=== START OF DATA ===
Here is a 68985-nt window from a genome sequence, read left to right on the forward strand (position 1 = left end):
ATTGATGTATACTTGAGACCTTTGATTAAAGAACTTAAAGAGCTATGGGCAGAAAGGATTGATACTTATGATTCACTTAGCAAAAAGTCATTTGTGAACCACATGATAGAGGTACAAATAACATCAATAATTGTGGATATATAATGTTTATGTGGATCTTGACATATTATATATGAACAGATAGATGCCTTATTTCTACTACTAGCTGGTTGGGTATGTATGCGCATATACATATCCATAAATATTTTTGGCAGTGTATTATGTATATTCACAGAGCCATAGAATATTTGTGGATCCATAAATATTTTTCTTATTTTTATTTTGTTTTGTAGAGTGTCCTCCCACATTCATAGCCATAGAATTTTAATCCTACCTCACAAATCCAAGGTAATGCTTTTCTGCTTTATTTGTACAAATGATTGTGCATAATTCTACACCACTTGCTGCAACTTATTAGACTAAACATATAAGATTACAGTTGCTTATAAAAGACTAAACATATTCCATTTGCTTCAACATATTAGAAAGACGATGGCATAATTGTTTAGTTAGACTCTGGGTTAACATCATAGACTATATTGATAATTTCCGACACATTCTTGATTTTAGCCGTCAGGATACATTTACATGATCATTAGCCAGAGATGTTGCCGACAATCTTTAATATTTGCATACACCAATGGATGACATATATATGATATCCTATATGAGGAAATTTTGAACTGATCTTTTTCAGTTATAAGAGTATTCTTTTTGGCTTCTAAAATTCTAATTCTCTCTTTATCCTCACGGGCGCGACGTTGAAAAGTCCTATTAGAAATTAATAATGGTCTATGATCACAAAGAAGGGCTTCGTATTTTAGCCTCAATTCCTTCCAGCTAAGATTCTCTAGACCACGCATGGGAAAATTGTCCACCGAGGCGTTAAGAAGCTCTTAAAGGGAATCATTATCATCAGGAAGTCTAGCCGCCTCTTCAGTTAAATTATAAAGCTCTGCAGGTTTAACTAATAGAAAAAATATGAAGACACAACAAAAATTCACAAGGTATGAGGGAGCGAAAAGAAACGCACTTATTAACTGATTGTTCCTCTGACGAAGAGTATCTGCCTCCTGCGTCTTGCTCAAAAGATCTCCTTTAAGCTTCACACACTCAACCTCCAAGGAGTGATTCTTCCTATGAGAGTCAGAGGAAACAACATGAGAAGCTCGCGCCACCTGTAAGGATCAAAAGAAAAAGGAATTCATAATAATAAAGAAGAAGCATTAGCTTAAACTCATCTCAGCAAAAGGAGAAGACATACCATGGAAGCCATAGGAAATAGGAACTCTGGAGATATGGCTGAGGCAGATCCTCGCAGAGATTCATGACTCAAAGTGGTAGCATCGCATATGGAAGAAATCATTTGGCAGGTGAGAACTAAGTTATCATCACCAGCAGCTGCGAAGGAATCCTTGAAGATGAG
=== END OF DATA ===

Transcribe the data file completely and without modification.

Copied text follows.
Here is a 68985-nt window from a genome sequence, read left to right on the forward strand (position 1 = left end):
ATTGATGTATACTTGAGACCTTTGATTAAAGAACTTAAAGAGCTATGGGCAGAAAGGATTGATACTTATGATTCACTTAGCAAAAAGTCATTTGTGAACCACATGATAGAGGTACAAATAACATCAATAATTGTGGATATATAATGTTTATGTGGATCTTGACATATTATATATGAACAGATAGATGCCTTATTTCTACTACTAGCTGGTTGGGTATGTATGCGCATATACATATCCATAAATATTTTTGGCAGTGTATTATGTATATTCACAGAGCCATAGAATATTTGTGGATCCATAAATATTTTTCTTATTTTTATTTTGTTTTGTAGAGTGTCCTCCCACATTCATAGCCATAGAATTTTAATCCTACCTCACAAATCCAAGGTAATGCTTTTCTGCTTTATTTGTACAAATGATTGTGCATAATTCTACACCACTTGCTGCAACTTATTAGACTAAACATATAAGATTACAGTTGCTTATAAAAGACTAAACATATTCCATTTGCTTCAACATATTAGAAAGACGATGGCATAATTGTTTAGTTAGACTCTGGGTTAACATCATAGACTATATTGATAATTTCCGACACATTCTTGATTTTAGCCGTCAGGATACATTTACATGATCATTAGCCAGAGATGTTGCCGACAATCTTTAATATTTGCATACACCAATGGATGACATATATATGATATCCTATATGAGGAAATTTTGAACTGATCTTTTTCAGTTATAAGAGTATTCTTTTTGGCTTCTAAAATTCTAATTCTCTCTTTATCCTCACGGGCGCGACGTTGAAAAGTCCTATTAGAAATTAATAATGGTCTATGATCACAAAGAAGGGCTTCGTATTTTAGCCTCAATTCCTTCCAGCTAAGATTCTCTAGACCACGCATGGGAAAATTGTCCACCGAGGCGTTAAGAAGCTCTTAAAGGGAATCATTATCATCAGGAAGTCTAGCCGCCTCTTCAGTTAAATTATAAAGCTCTGCAGGTTTAACTAATAGAAAAAATATGAAGACACAACAAAAATTCACAAGGTATGAGGGAGCGAAAAGAAACGCACTTATTAACTGATTGTTCCTCTGACGAAGAGTATCTGCCTCCTGCGTCTTGCTCAAAAGATCTCCTTTAAGCTTCACACACTCAACCTCCAAGGAGTGATTCTTCCTATGAGAGTCAGAGGAAACAACATGAGAAGCTCGCGCCACCTGTAAGGATCAAAAGAAAAAGGAATTCATAATAATAAAGAAGAAGCATTAGCTTAAACTCATCTCAGCAAAAGGAGAAGACATACCATGGAAGCCATAGGAAATAGGAACTCTGGAGATATGGCTGAGGCAGATCCTCGCAGAGATTCATGACTCAAAGTGGTAGCATCGCATATGGAAGAAATCATTTGGCAGGTGAGAACTAAGTTATCATCACCAGCAGCTGCGAAGGAATCCTTGAAGATGAG